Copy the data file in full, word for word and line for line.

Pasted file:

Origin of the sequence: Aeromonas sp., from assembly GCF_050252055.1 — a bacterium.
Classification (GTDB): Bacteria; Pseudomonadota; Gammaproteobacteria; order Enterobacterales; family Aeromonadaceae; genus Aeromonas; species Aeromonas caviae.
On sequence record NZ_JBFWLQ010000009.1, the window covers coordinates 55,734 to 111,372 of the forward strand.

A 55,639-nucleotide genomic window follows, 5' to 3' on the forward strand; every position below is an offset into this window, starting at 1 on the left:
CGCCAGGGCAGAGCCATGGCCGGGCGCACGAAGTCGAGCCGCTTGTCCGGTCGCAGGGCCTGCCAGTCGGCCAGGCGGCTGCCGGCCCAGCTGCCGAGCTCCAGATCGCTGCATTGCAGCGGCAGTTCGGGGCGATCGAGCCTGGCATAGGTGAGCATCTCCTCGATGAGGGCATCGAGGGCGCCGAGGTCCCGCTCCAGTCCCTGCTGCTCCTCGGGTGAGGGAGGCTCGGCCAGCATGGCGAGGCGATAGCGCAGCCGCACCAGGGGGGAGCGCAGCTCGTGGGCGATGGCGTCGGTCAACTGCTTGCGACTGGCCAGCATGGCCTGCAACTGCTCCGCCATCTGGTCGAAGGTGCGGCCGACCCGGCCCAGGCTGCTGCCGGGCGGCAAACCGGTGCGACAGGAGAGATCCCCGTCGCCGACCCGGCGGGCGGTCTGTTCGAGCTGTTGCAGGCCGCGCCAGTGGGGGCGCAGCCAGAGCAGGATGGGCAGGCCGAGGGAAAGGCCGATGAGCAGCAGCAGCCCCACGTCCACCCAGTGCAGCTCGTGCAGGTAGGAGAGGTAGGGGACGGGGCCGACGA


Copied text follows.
Origin of the sequence: Aeromonas sp., from assembly GCF_050252055.1 — a bacterium.
Classification (GTDB): Bacteria; Pseudomonadota; Gammaproteobacteria; order Enterobacterales; family Aeromonadaceae; genus Aeromonas; species Aeromonas caviae.
On sequence record NZ_JBFWLQ010000009.1, the window covers coordinates 55,734 to 111,372 of the forward strand.

A 55,639-nucleotide genomic window follows, 5' to 3' on the forward strand; every position below is an offset into this window, starting at 1 on the left:
CGCCAGGGCAGAGCCATGGCCGGGCGCACGAAGTCGAGCCGCTTGTCCGGTCGCAGGGCCTGCCAGTCGGCCAGGCGGCTGCCGGCCCAGCTGCCGAGCTCCAGATCGCTGCATTGCAGCGGCAGTTCGGGGCGATCGAGCCTGGCATAGGTGAGCATCTCCTCGATGAGGGCATCGAGGGCGCCGAGGTCCCGCTCCAGTCCCTGCTGCTCCTCGGGTGAGGGAGGCTCGGCCAGCATGGCGAGGCGATAGCGCAGCCGCACCAGGGGGGAGCGCAGCTCGTGGGCGATGGCGTCGGTCAACTGCTTGCGACTGGCCAGCATGGCCTGCAACTGCTCCGCCATCTGGTCGAAGGTGCGGCCGACCCGGCCCAGGCTGCTGCCGGGCGGCAAACCGGTGCGACAGGAGAGATCCCCGTCGCCGACCCGGCGGGCGGTCTGTTCGAGCTGTTGCAGGCCGCGCCAGTGGGGGCGCAGCCAGAGCAGGATGGGCAGGCCGAGGGAAAGGCCGATGAGCAGCAGCAGCCCCACGTCCACCCAGTGCAGCTCGTGCAGGTAGGAGAGGTAGGGGACGGGGCCGACGA